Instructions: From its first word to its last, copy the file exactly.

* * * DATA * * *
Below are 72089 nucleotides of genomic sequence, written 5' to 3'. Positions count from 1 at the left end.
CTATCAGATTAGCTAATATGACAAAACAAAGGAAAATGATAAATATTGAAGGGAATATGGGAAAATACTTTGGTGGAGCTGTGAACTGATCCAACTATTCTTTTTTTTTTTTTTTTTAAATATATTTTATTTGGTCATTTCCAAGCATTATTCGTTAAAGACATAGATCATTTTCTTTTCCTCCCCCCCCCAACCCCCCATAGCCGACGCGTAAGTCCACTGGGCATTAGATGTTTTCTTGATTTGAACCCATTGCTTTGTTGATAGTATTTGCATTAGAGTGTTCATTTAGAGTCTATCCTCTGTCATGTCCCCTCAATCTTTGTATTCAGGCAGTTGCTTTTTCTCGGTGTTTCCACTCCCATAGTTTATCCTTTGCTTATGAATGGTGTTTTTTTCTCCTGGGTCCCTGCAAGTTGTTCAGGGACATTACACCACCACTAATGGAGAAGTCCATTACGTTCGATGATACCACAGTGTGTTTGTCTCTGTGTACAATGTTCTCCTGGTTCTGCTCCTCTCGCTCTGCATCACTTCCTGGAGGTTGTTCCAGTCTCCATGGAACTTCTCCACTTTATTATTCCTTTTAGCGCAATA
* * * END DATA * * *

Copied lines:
Below are 72089 nucleotides of genomic sequence, written 5' to 3'. Positions count from 1 at the left end.
CTATCAGATTAGCTAATATGACAAAACAAAGGAAAATGATAAATATTGAAGGGAATATGGGAAAATACTTTGGTGGAGCTGTGAACTGATCCAACTATTCTTTTTTTTTTTTTTTTTAAATATATTTTATTTGGTCATTTCCAAGCATTATTCGTTAAAGACATAGATCATTTTCTTTTCCTCCCCCCCCCAACCCCCCATAGCCGACGCGTAAGTCCACTGGGCATTAGATGTTTTCTTGATTTGAACCCATTGCTTTGTTGATAGTATTTGCATTAGAGTGTTCATTTAGAGTCTATCCTCTGTCATGTCCCCTCAATCTTTGTATTCAGGCAGTTGCTTTTTCTCGGTGTTTCCACTCCCATAGTTTATCCTTTGCTTATGAATGGTGTTTTTTTCTCCTGGGTCCCTGCAAGTTGTTCAGGGACATTACACCACCACTAATGGAGAAGTCCATTACGTTCGATGATACCACAGTGTGTTTGTCTCTGTGTACAATGTTCTCCTGGTTCTGCTCCTCTCGCTCTGCATCACTTCCTGGAGGTTGTTCCAGTCTCCATGGAACTTCTCCACTTTATTATTCCTTTTAGCGCAATA